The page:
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A score to identify patients with metastatic spinal cord compression who may be candidates for best supportive care.

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A score to identify patients with metastatic spinal cord compression who may be candidates for best supportive care.

Cancer. 2013 Feb 15;119(4):897-903

Authors: Rades D, Hueppe M, Schild SE

Abstract
BACKGROUND: The objective of the current study was to develop a scoring system that identifies those patients with metastatic spinal cord compression who may be candidates for best supportive care or single-fraction radiotherapy.
METHODS: Ten potential prognostic factors were retrospectively analyzed in 2029 patients, including age, gender, Eastern Cooperative Oncology Group performance status, tumor type, number of involved vertebrae, further bone metastases, visceral metastases, interval from time of cancer diagnosis to the development of MSCC, time to the development of motor deficits, and ambulatory status.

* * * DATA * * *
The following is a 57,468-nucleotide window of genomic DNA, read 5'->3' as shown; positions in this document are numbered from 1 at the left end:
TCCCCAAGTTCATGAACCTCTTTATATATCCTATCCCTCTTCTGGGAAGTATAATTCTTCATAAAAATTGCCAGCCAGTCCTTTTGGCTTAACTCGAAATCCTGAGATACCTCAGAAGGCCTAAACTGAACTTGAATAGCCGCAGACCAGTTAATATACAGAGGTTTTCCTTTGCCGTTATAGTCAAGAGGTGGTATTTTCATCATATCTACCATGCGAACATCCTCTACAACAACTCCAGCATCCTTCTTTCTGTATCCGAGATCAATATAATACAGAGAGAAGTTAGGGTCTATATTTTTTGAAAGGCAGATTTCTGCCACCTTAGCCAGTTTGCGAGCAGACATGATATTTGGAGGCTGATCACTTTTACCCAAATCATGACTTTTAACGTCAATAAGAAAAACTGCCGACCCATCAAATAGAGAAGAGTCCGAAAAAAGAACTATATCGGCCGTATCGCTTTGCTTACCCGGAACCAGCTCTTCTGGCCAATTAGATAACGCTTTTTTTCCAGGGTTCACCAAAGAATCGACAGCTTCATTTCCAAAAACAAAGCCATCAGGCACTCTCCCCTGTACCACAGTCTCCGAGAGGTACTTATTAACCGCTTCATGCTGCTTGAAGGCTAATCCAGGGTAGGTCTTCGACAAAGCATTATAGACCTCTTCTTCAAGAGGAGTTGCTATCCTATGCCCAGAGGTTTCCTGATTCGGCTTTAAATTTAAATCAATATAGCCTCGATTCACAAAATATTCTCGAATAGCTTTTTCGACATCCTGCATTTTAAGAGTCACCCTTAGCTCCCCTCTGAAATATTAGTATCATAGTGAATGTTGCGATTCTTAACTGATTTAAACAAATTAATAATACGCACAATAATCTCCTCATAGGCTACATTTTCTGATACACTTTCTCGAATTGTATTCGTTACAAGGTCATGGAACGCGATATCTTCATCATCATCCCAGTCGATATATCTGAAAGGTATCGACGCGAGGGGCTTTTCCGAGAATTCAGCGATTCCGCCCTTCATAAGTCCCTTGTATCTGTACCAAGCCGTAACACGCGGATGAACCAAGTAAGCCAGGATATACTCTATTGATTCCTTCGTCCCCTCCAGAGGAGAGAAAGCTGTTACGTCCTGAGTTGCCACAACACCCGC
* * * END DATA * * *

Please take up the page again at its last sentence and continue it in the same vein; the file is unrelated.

RESULTS: On multivariate analysis, Eastern Cooperative Oncology Group performance status, tumor type, bone metastases, visceral metastases, interval from cancer diagnosis to the development of metastatic spinal cord compression, time to the development of motor deficits, and ambulatory status were found to be significantly associated with survival. The risk score represented the sum of the scores for each of these factors, obtained from the probability of the patient dying within 2 months (shown as the percentage) divided by 10. Risk scores ranged between 6 and 25 points. At a cutoff value of ? 24 points, the specificity was 99.8% and the positive predictive value was 96.0%, which indicates that approximately 4% of the patients predicted to die within 2 months survived > 2 months.
CONCLUSIONS: This score identifies patients who have a very poor survival with a high specificity and a high positive predictive value. Patients with a score of ? 24 points have a very high probability of dying within 2 months. Thus, overtreatment with intensive therapies can be avoided in these patients, who are very unlikely to benefit.

PMID: 23065671 [PubMed – indexed for MEDLINE]

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